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Proper aquaculture facility siting is an important tool to minimize environmental impacts. It can help ensure that the aquatic ecosystems in which aquaculture is undertaken remain productive, not just for the cultured species, but also for other aquatic species that use those areas. Scientific research and advice related to aquaculture interactions provides the basis to support siting decisions. Proper siting can minimize negative environmental interactions, including disease and parasite transfer between farm sites as well as reducing the amount of organic waste that accumulates beneath cage sites.

In all provinces, except for Prince Edward Island, provinces are responsible for issuing leases for fish and shellfish farms. In Prince Edward Island, Fisheries and Oceans Canada (DFO), through the Canada-Prince Edward Island Memorandum of Understanding for Commercial Aquaculture Development, issues and manages leaseholds on provincial seabed where shellfish aquaculture takes place. When requested by any province, DFO will provide information and advice on siting decisions; in BC, siting of farms is both a provincial and federal decision.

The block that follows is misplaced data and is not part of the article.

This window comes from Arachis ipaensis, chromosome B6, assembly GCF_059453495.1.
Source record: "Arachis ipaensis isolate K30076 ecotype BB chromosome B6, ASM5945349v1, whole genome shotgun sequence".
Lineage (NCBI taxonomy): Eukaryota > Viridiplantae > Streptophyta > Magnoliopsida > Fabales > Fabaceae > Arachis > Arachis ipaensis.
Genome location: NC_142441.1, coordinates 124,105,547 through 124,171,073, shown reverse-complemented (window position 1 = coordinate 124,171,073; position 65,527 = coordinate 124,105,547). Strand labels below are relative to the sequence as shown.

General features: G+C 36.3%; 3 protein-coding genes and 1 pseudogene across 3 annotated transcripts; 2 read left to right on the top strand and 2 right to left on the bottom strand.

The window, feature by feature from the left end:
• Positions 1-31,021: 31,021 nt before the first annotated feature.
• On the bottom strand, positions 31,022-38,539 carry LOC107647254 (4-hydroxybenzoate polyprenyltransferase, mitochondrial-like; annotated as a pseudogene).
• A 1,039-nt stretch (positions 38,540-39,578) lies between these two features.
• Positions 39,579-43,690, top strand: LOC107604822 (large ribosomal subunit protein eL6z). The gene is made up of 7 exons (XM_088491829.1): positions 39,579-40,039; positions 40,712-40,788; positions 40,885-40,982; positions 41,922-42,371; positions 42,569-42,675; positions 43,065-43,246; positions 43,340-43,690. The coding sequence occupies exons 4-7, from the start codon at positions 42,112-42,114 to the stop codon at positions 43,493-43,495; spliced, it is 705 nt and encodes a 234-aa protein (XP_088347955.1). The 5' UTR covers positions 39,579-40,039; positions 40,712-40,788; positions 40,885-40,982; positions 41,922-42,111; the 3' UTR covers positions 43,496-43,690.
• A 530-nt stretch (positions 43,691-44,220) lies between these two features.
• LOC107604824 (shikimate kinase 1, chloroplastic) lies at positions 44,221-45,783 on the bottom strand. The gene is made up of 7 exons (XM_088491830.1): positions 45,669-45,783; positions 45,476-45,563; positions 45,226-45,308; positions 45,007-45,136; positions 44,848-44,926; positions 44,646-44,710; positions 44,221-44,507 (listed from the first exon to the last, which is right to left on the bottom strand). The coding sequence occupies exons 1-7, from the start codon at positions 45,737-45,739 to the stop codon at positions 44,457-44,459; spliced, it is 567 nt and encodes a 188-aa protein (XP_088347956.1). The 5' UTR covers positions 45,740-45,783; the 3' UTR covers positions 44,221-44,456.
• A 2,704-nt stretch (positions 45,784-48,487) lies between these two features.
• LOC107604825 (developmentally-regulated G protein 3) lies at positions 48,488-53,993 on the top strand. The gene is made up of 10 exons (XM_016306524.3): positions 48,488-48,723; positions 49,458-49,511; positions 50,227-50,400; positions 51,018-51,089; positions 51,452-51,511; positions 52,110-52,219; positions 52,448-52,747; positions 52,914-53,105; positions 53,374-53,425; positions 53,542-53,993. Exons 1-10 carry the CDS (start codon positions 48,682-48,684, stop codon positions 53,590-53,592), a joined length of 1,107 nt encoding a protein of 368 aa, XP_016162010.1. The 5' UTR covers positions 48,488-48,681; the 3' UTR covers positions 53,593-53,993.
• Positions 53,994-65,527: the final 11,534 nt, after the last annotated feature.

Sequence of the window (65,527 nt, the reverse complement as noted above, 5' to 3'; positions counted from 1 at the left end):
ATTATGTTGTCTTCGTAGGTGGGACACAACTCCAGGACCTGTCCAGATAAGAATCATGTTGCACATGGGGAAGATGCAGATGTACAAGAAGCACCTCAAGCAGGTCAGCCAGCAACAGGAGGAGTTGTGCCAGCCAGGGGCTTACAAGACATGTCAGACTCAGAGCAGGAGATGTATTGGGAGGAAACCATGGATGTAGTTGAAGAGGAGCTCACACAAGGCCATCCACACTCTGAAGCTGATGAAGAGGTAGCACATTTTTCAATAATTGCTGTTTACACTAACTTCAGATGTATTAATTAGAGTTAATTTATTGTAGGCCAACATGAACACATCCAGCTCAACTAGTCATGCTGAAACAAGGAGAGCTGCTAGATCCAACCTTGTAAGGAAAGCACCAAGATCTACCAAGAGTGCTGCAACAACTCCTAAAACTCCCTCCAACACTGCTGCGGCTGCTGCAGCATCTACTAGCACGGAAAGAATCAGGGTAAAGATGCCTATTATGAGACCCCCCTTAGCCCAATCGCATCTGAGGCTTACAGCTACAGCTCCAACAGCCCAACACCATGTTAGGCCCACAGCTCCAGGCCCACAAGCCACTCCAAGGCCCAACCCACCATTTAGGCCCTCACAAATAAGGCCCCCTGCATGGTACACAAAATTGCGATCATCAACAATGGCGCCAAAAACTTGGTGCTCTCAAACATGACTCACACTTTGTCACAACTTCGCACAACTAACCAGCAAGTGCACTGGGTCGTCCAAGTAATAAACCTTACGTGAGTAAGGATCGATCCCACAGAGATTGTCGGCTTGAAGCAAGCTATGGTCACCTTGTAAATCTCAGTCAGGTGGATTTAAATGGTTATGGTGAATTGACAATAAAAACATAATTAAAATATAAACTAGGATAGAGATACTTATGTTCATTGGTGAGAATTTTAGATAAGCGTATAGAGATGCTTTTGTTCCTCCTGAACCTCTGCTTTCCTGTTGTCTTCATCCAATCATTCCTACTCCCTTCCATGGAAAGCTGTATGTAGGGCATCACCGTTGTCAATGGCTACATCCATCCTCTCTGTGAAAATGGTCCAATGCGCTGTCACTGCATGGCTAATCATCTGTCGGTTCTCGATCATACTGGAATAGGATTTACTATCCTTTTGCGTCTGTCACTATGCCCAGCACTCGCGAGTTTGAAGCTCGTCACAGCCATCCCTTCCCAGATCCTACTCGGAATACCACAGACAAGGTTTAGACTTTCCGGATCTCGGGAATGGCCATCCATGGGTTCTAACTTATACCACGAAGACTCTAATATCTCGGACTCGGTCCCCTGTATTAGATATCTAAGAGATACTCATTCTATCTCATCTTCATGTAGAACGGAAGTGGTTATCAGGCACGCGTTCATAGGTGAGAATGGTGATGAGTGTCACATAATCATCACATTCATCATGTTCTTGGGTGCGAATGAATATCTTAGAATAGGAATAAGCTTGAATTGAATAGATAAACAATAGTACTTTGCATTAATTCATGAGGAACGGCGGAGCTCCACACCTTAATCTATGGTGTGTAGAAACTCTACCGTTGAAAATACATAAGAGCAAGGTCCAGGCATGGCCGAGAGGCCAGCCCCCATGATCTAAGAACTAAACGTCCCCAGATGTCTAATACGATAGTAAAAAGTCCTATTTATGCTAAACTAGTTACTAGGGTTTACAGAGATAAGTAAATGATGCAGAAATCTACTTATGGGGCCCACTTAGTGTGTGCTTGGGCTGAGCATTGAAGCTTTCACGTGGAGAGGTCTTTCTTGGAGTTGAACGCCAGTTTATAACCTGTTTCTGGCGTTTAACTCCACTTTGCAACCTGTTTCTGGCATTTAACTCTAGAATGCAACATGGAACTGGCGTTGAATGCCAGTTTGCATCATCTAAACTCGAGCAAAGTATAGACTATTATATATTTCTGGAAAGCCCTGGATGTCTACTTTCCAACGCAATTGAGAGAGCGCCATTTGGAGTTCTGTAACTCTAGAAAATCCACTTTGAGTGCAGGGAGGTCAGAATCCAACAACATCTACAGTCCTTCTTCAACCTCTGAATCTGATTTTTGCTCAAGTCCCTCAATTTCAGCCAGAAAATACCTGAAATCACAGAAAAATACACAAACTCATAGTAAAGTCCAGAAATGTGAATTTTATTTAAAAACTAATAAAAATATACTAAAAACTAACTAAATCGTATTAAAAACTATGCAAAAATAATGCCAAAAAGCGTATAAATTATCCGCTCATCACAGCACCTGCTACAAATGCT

Appropriate siting is particularly important for marine finfish facilities. As part of the Aquaculture Activities Regulations applicants for new or expanded marine finfish sites with annual production of more than five tonnes are required to conduct a baseline survey that identifies the fish and fish habitat both on the seabed that is leased for the operations of the facility and in the water column above. This information is used by regulators to evaluate what footprint the new or expanded site will likely have and to assess possible interactions with fish species. Aquaculture operators are required to submit the results of the survey to DFO at least 300 days before stocking a new site or within 30 days after submitting a provincial application for expansion.

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